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United States v. Mixon

United States Court of Appeals, Ninth Circuit

July 22, 2019

United States of America, Plaintiff-Appellee,
v.
Wynona Mixon, AKA Wynonna Mixon, Defendant-Appellant.

          Argued and Submitted June 13, 2019 San Francisco, California

          Appeal from the United States District Court for the District of Arizona D.C. No. 4:14-cr-00631-JGZ-LAB-1 Jennifer G. Zipps, District Judge, Presiding

          A. Bates Butler III (argued), Tucson, Arizona, for Defendant-Appellant.

          Bradley G. Silverman (argued), Special Attorney; Helen H. Hong, Chief, Appellate Section; United States Attorney's Office, San Diego, California; for Plaintiff-Appellee.

          Before: Ronald M. Gould and Sandra S. Ikuta, Circuit Judges, and Benita Y. Pearson, [*] District Judge.

         SUMMARY[**]

         Criminal Law / Attorneys' Fees

         The panel affirmed the district court's denial of a motion for attorneys' fees under the Hyde Amendment and a motion for reconsideration filed by a criminal defendant following her acquittal.

         Agreeing with the Eighth Circuit, the panel held that a defendant is eligible for attorneys' fees under the Hyde Amendment only where there is egregious prosecutorial misconduct that renders the litigating position of the United States as a whole "vexatious, frivolous, or in bad faith." The panel held that the appellant was not eligible for attorneys' fees because she conceded that there was no prosecutorial misconduct in her case.

          OPINION

          IKUTA, CIRCUIT JUDGE

         Wynona Mixon appeals the district court's order denying her motion for attorneys' fees under the Hyde Amendment and the denial of her motion for reconsideration of that order. A defendant is eligible for attorneys' fees under the Hyde Amendment only when there is egregious prosecutorial misconduct that renders the litigating position of the United States as a whole "vexatious, frivolous, or in bad faith." 18 U.S.C. § 3006A note. Because Mixon concedes that there was no prosecutorial misconduct in her case, we affirm.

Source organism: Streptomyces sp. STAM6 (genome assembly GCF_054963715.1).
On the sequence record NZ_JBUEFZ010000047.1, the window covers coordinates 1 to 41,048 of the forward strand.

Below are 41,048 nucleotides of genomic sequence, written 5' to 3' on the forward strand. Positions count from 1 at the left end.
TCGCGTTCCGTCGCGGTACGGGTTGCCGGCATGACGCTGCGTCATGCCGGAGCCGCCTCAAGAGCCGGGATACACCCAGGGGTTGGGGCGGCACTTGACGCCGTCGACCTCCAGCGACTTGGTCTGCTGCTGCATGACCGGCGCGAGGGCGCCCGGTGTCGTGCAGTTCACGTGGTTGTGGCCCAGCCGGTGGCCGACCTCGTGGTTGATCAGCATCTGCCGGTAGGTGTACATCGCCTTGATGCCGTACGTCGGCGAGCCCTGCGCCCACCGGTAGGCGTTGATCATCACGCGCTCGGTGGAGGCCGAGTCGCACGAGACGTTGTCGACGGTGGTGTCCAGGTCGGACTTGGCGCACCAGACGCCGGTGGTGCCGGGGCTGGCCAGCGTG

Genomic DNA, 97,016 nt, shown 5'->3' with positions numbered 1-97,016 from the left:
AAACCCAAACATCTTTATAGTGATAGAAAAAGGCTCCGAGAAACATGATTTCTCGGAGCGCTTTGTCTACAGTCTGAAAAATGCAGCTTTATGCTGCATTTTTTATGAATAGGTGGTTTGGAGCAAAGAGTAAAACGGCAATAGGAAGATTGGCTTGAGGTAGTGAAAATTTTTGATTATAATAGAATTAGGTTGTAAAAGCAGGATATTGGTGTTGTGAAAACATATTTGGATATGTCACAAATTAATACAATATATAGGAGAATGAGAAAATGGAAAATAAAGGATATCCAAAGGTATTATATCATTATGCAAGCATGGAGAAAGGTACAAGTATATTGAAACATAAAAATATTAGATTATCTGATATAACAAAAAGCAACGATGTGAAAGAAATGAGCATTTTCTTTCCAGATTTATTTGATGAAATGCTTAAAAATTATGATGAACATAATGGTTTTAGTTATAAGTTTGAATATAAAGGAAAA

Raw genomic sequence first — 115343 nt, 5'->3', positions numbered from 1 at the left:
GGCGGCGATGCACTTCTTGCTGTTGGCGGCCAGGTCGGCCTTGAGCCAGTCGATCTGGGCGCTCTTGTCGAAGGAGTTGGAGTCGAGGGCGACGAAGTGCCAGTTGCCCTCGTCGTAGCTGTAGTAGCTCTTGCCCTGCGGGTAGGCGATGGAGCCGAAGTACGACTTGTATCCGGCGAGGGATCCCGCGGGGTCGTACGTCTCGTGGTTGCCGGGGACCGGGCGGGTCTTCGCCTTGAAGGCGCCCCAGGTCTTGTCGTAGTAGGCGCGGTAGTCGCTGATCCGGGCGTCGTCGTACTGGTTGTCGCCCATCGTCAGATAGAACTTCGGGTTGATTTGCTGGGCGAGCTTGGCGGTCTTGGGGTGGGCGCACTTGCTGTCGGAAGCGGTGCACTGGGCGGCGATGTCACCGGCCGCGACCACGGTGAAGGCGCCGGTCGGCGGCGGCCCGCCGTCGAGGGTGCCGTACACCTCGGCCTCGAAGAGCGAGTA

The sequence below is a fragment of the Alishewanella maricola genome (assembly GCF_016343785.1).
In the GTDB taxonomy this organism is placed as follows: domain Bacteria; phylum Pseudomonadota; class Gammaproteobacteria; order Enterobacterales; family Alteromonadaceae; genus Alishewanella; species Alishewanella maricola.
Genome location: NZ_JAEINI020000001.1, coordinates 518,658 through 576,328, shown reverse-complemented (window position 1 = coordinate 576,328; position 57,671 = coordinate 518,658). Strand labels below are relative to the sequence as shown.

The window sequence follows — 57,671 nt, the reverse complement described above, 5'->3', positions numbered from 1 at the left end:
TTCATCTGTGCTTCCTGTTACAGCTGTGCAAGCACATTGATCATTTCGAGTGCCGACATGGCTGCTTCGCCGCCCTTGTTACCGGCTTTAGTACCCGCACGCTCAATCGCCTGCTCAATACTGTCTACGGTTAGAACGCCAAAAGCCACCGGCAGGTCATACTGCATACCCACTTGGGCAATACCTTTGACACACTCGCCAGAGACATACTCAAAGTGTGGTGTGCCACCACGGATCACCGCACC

I

         Mixon was employed as a case manager on the sex offender yard at a maximum security federal penitentiary in Tucson, Arizona. While employed as a case manager, she was the subject of two investigations.

         In 2006, an inmate alleged that Mixon was smuggling drugs to inmates at the prison. The Department of Justice's Office of the Inspector General (OIG) and the Federal Bureau of Prisons (BOP) opened an investigation into this allegation. While federal agents concluded there was insufficient independent evidence to substantiate the allegation, they also determined that Mixon made a material false statement in an affidavit to investigators, and referred the alleged false statement to the U.S. Attorney's Office in Tucson for possible prosecution. Prosecutors declined to charge Mixon for the alleged falsehood, but BOP initiated internal disciplinary proceedings and gave Mixon a fifteen-day suspension. While this investigation was pending, Mixon alleged to two officials of her union that the BOP investigators, including Lieutenant Alfonso Mendez, had coerced inmates into making ...


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